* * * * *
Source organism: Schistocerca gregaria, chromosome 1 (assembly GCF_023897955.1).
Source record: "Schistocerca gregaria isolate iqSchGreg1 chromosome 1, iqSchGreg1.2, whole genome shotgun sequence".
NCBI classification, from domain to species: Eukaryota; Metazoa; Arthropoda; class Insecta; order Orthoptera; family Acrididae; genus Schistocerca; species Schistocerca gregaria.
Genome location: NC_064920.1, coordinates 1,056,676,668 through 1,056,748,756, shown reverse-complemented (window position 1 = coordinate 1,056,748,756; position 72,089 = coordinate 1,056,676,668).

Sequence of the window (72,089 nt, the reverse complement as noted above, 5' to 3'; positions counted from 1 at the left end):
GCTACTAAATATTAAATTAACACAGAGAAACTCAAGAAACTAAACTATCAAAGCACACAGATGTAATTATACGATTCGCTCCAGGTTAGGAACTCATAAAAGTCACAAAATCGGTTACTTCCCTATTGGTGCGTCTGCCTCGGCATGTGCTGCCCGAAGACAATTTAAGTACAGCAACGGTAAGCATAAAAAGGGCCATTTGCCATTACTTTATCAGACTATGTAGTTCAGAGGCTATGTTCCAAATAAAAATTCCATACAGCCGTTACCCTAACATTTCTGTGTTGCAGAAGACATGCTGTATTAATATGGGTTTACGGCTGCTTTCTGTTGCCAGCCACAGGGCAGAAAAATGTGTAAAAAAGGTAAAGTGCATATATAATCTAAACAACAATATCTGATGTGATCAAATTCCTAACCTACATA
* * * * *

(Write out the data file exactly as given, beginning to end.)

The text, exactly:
Source organism: Schistocerca gregaria, chromosome 1 (assembly GCF_023897955.1).
Source record: "Schistocerca gregaria isolate iqSchGreg1 chromosome 1, iqSchGreg1.2, whole genome shotgun sequence".
NCBI classification, from domain to species: Eukaryota; Metazoa; Arthropoda; class Insecta; order Orthoptera; family Acrididae; genus Schistocerca; species Schistocerca gregaria.
Genome location: NC_064920.1, coordinates 1,056,676,668 through 1,056,748,756, shown reverse-complemented (window position 1 = coordinate 1,056,748,756; position 72,089 = coordinate 1,056,676,668).

Sequence of the window (72,089 nt, the reverse complement as noted above, 5' to 3'; positions counted from 1 at the left end):
GCTACTAAATATTAAATTAACACAGAGAAACTCAAGAAACTAAACTATCAAAGCACACAGATGTAATTATACGATTCGCTCCAGGTTAGGAACTCATAAAAGTCACAAAATCGGTTACTTCCCTATTGGTGCGTCTGCCTCGGCATGTGCTGCCCGAAGACAATTTAAGTACAGCAACGGTAAGCATAAAAAGGGCCATTTGCCATTACTTTATCAGACTATGTAGTTCAGAGGCTATGTTCCAAATAAAAATTCCATACAGCCGTTACCCTAACATTTCTGTGTTGCAGAAGACATGCTGTATTAATATGGGTTTACGGCTGCTTTCTGTTGCCAGCCACAGGGCAGAAAAATGTGTAAAAAAGGTAAAGTGCATATATAATCTAAACAACAATATCTGATGTGATCAAATTCCTAACCTACATA